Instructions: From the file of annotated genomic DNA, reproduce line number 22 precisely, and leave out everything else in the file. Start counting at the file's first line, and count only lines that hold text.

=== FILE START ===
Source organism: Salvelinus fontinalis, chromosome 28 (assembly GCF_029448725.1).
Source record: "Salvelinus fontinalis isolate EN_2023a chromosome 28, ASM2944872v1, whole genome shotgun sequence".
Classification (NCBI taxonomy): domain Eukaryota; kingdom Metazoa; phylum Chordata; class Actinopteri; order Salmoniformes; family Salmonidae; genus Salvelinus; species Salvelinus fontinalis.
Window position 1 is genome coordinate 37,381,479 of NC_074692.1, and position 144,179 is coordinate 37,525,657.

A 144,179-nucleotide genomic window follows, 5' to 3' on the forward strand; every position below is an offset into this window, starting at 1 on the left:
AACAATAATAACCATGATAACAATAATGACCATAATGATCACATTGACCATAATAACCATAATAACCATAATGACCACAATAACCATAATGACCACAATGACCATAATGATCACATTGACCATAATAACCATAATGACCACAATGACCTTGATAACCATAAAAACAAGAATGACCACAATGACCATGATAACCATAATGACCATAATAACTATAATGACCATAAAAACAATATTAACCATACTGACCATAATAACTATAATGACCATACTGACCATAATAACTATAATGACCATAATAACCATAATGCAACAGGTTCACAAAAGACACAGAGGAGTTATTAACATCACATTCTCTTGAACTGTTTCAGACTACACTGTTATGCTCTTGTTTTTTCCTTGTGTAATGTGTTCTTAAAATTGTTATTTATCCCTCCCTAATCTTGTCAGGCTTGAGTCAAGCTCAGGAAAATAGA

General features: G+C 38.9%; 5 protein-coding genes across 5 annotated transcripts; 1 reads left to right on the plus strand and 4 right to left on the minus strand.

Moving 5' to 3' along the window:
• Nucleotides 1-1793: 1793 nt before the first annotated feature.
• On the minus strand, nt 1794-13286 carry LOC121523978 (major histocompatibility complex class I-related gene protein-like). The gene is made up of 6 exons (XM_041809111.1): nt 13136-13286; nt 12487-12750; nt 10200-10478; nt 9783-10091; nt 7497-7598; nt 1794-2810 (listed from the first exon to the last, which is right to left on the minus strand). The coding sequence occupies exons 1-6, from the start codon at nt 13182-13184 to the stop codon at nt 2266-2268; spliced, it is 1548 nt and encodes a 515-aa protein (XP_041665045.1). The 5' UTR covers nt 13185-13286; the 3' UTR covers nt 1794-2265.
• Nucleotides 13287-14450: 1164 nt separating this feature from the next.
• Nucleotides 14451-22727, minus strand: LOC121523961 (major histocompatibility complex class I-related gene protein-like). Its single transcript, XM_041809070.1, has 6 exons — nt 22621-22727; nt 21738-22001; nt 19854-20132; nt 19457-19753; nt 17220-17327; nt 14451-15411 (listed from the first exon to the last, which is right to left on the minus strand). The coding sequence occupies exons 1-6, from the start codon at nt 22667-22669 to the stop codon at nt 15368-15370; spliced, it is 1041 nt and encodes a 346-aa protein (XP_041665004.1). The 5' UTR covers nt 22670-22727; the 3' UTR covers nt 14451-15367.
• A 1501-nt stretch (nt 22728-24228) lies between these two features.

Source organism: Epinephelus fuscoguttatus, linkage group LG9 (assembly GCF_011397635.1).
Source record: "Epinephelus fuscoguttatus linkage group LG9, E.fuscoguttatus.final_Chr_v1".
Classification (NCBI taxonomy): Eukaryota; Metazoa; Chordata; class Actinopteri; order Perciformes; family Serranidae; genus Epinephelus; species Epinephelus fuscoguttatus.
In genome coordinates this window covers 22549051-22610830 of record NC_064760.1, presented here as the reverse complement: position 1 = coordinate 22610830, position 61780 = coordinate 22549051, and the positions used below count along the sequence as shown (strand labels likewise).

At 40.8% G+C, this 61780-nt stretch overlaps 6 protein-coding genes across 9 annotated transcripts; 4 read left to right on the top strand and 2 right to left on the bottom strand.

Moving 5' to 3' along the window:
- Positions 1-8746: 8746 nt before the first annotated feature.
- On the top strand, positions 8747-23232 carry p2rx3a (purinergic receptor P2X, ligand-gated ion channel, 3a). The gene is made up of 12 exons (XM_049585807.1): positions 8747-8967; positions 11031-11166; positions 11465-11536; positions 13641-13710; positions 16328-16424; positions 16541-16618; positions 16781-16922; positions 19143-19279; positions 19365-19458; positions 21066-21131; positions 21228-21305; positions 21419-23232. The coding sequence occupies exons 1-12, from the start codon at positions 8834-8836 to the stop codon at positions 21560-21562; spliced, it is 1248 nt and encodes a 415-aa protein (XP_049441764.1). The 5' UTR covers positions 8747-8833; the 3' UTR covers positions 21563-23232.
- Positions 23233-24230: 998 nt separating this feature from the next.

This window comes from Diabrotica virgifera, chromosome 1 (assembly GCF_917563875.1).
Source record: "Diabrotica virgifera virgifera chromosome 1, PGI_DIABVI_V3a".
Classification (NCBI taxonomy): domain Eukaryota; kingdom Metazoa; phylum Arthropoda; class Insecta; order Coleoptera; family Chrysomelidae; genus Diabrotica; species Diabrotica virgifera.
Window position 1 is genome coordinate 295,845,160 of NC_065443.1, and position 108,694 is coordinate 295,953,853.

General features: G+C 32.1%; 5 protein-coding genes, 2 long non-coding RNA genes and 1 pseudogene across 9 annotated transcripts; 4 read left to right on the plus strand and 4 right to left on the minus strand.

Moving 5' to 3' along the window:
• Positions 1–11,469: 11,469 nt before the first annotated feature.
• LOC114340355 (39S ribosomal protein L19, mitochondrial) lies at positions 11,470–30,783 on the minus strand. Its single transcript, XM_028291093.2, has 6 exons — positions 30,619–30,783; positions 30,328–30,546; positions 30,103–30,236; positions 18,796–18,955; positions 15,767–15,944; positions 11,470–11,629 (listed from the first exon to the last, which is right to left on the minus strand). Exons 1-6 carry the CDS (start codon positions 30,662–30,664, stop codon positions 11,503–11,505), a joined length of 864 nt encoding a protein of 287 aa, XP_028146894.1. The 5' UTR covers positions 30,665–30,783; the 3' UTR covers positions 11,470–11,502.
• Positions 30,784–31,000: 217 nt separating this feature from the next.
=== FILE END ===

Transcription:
- Positions 23233-24230: 998 nt separating this feature from the next.